When I set out to make rhubarb curd, I imagined a jar full of shockingly pink spread to dollop on toast, scones, and ice cream. As it turns out, my eggs were so deep yellow in color that the final result looked more like traditional lemon than rhubarb. A bit disappointing, yes, but the flavor was so lovely that I quickly rebounded from this minor misfortune.
Tart spring rhubarb makes a great substitute for citrus in curd, which itself can be a springboard for all sorts of breakfasts and desserts. Use curd to dress up toast and shortbread, swirl it into ice cream, fill crêpes and layer cakes, or just eat it by the spoonful, which you might find yourself doing after making this delightfully silky spread.
The first step is to make a rhubarb juice. You can do this in a juicer, but I find that simmering it on the stove gives it a sweeter dimension. If you make extra juice, you can add it to soda water and cocktails and enjoy some of the pink color even if it dissipates in your curd.
Depending on the colors of your rhubarb and eggs, your curd might end up a different shade of yellow or rose. Either way, it's a lovely seasonal treat. There are also many ways to punch it up with spices that are complementary to rhubarb, like vanilla, ginger, or cardamom, and I've included some variations at the end of the recipe.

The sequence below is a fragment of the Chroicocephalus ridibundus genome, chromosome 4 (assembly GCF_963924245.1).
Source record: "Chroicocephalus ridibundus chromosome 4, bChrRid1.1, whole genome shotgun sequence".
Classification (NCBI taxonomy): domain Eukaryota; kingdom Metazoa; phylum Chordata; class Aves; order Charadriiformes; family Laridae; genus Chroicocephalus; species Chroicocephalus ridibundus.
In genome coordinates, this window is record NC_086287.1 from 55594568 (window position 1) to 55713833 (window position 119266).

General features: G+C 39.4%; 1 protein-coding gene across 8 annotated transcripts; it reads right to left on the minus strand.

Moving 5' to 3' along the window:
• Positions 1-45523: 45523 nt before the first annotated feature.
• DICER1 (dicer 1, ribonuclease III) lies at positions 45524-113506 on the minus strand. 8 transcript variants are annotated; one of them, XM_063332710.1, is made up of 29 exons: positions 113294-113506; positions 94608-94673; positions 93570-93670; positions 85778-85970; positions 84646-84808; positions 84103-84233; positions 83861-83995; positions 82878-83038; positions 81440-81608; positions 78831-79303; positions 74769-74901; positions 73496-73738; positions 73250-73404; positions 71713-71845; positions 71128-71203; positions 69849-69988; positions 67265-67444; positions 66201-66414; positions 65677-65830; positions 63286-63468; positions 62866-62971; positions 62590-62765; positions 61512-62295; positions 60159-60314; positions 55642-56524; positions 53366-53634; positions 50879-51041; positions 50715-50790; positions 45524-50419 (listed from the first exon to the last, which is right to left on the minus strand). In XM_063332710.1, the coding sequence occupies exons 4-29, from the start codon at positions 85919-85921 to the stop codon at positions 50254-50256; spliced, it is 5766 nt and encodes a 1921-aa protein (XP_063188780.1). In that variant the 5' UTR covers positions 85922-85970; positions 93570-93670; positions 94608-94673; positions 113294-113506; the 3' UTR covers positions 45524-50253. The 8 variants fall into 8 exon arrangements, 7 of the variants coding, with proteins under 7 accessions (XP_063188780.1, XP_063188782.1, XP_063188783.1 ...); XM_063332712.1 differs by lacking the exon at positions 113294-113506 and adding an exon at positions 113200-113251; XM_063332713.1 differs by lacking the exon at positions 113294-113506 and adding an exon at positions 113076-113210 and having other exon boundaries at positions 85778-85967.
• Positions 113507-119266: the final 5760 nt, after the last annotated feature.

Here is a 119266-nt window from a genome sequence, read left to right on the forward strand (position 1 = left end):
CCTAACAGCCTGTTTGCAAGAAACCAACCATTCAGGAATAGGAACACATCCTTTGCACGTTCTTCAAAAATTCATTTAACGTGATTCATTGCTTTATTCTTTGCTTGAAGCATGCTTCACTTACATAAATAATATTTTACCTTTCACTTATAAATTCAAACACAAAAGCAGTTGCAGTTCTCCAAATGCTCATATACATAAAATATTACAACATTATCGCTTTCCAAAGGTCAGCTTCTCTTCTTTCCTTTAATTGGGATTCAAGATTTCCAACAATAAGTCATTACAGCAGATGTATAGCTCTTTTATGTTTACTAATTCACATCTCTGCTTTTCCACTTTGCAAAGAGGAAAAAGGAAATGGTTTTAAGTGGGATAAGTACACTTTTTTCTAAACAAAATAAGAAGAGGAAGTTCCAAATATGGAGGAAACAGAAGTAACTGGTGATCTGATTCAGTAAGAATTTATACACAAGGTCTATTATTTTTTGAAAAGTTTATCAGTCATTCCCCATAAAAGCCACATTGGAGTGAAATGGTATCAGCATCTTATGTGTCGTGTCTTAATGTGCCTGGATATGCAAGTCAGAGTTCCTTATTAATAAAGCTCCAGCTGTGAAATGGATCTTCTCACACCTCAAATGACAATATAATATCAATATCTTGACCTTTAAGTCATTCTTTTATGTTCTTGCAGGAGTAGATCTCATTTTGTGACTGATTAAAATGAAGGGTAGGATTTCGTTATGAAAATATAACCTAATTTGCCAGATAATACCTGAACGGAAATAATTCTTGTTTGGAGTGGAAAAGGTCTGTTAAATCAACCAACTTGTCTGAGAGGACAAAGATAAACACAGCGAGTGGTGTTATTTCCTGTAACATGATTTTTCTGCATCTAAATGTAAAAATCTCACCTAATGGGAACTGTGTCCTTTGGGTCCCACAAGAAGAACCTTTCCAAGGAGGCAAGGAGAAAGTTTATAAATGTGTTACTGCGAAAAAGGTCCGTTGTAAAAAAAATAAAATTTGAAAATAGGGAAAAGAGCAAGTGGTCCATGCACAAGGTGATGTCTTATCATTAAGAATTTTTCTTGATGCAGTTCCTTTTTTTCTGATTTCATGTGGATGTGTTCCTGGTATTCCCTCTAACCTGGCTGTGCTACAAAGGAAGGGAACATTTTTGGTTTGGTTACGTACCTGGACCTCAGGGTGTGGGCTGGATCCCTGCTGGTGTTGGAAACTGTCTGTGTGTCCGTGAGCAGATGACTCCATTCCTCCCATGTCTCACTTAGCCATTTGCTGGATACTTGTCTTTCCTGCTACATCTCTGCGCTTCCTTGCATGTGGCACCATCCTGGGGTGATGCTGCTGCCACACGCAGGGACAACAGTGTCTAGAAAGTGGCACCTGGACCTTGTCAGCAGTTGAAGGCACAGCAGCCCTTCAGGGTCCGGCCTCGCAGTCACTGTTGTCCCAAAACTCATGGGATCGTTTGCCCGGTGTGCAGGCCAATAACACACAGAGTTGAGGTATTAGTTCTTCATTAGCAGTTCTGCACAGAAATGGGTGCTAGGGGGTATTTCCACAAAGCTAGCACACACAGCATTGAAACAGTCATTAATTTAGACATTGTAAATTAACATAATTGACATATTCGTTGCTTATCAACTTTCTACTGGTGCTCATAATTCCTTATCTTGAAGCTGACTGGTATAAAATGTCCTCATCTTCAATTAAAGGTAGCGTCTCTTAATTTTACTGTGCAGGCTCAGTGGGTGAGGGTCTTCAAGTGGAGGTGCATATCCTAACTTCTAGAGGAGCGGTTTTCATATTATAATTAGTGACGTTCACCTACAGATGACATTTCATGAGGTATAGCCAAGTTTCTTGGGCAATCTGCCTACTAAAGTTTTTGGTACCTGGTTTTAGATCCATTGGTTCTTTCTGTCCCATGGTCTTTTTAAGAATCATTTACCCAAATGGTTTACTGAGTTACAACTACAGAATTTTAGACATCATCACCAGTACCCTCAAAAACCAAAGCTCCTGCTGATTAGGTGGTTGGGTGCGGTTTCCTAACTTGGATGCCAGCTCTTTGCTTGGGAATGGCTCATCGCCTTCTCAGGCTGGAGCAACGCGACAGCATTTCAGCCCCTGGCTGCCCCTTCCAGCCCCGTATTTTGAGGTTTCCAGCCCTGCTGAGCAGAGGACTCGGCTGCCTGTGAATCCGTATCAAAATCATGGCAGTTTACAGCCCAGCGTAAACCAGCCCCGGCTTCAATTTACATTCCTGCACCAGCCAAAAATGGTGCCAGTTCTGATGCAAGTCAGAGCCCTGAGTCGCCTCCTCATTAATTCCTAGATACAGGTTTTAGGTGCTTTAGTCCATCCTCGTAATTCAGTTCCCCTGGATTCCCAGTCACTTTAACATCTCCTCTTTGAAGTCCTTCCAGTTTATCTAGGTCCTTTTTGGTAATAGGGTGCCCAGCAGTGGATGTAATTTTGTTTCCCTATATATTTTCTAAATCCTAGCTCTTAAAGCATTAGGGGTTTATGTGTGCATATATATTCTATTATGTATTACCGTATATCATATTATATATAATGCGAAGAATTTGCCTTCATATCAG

Rhubarb CurdMakes about 2 cups
8 ounces fresh rhubarb, leaves removed and discarded
2/3 cup sugar
4 large eggs
4 ounces (8 tablespoons) butter, cut into small chunks
Chop rhubarb into 1-inch pieces and place in a small saucepan with enough water to cover. Bring to a boil, then simmer for about 20 minutes until rhubarb is soft and you have a nice pink juice. Strain and let cool. Measure out 2/3 cup of juice for the curd. (Use the leftover pulp in yogurt or dry it into fruit leather. If you have any leftover juice, pour it into a drink!)
Whisk together 2/3 cup rhubarb juice, sugar, and eggs in a small saucepan. Cook over low-medium heat, stirring constantly and scraping the sides and bottom of the pot with a wooden spoon, until the internal temperature reaches 170°F. (If you don't have a thermometer, just watch for it to thicken and coat the back of the spoon.)
Remove from heat and stir in butter. Strain through a fine mesh strainer and let cool.
Cover and refrigerate at least an hour until firm.
You can add spices while the rhubarb is simmering to make the juice, and then strain these out along with the pulp. For example:
• Rhubarb-Vanilla Curd: 1/2 vanilla bean, scraped
• Rhubarb-Ginger Curd: 1-inch knob of ginger, peeled and sliced
• Rhubarb-Cardamom Curd: 2 cardamom pods, lightly crushed
Related: First "Fruit" of Spring: Rhubarb
(Images: Emily Ho)